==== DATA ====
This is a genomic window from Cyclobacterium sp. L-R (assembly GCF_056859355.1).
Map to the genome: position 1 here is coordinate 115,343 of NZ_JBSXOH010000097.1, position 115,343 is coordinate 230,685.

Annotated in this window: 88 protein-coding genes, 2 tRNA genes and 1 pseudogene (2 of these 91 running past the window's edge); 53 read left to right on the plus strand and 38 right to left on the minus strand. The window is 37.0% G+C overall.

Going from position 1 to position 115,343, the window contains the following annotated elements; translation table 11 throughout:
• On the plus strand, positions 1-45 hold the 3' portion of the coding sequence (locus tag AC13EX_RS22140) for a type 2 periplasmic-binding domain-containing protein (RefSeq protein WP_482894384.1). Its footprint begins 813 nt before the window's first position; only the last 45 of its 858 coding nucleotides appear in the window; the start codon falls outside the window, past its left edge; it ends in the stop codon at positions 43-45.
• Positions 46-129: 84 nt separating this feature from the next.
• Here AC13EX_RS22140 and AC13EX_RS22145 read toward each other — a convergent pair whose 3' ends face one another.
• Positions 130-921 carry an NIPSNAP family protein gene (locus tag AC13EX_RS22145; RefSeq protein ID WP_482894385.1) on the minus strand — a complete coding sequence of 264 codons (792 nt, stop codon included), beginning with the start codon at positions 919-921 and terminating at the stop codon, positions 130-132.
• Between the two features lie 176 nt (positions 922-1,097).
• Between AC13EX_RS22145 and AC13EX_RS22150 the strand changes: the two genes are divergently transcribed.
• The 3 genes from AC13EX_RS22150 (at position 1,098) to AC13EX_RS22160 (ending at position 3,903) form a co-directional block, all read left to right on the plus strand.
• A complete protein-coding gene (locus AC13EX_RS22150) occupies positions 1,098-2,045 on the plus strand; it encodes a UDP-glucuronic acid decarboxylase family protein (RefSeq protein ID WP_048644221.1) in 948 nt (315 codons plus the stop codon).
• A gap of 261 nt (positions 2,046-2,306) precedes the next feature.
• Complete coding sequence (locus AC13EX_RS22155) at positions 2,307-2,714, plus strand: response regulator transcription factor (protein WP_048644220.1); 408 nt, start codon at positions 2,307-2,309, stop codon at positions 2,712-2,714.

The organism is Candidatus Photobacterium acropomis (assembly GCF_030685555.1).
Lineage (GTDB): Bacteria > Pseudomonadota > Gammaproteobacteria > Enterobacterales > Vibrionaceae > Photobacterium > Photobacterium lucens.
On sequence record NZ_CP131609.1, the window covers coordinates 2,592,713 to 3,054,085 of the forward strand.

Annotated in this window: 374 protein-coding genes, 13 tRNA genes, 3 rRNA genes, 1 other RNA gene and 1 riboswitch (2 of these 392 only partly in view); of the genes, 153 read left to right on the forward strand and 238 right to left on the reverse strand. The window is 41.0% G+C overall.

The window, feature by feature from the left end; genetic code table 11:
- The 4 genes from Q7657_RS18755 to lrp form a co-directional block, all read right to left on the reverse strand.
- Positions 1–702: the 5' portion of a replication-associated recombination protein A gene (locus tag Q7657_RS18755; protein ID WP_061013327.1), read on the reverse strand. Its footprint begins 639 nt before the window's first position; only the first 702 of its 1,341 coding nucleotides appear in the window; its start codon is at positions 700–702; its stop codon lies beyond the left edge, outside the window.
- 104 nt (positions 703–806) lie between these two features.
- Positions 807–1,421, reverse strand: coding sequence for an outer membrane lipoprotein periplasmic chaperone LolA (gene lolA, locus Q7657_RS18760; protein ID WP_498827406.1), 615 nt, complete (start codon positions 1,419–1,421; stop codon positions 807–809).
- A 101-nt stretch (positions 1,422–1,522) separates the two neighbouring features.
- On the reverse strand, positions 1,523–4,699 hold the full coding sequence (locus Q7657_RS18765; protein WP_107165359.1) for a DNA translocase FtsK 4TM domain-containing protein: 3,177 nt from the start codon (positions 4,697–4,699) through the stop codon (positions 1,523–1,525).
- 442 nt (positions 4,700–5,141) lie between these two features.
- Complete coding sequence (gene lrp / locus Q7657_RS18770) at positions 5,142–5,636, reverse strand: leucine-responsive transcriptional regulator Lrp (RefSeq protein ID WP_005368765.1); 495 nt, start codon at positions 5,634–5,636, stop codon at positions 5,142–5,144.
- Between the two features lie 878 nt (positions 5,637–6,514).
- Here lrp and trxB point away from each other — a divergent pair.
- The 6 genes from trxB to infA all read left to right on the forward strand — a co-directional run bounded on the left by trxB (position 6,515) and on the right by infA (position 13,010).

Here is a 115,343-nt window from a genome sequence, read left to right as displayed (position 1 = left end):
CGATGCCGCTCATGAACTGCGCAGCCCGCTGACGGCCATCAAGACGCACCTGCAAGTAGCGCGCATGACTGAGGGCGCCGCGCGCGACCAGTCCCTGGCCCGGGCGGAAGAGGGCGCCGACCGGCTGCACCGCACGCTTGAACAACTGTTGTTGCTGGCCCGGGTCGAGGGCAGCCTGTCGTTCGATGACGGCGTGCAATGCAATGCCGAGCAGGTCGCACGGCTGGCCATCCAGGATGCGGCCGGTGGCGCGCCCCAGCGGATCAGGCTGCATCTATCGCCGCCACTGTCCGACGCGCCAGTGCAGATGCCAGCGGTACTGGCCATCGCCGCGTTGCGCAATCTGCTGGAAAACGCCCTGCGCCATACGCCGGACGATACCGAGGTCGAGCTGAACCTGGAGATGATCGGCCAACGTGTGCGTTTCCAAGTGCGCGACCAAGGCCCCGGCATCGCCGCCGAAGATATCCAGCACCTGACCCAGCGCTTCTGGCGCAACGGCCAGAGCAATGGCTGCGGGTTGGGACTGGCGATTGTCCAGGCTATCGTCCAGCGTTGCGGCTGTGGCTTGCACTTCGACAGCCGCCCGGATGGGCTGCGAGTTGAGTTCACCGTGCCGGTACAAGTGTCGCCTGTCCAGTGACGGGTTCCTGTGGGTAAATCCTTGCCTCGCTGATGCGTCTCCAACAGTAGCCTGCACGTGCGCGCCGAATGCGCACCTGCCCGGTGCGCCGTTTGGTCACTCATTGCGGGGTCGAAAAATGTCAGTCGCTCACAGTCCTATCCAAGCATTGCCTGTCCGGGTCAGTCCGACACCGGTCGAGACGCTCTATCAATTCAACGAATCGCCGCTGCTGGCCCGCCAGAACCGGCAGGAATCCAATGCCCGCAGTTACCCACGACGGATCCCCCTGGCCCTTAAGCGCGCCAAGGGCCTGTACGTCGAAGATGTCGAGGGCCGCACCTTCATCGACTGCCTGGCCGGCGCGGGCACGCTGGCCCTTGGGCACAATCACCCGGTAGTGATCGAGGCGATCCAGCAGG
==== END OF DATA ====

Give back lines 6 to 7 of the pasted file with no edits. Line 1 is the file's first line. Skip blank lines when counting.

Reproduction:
• Positions 46-129: 84 nt separating this feature from the next.
• Here AC13EX_RS22140 and AC13EX_RS22145 read toward each other — a convergent pair whose 3' ends face one another.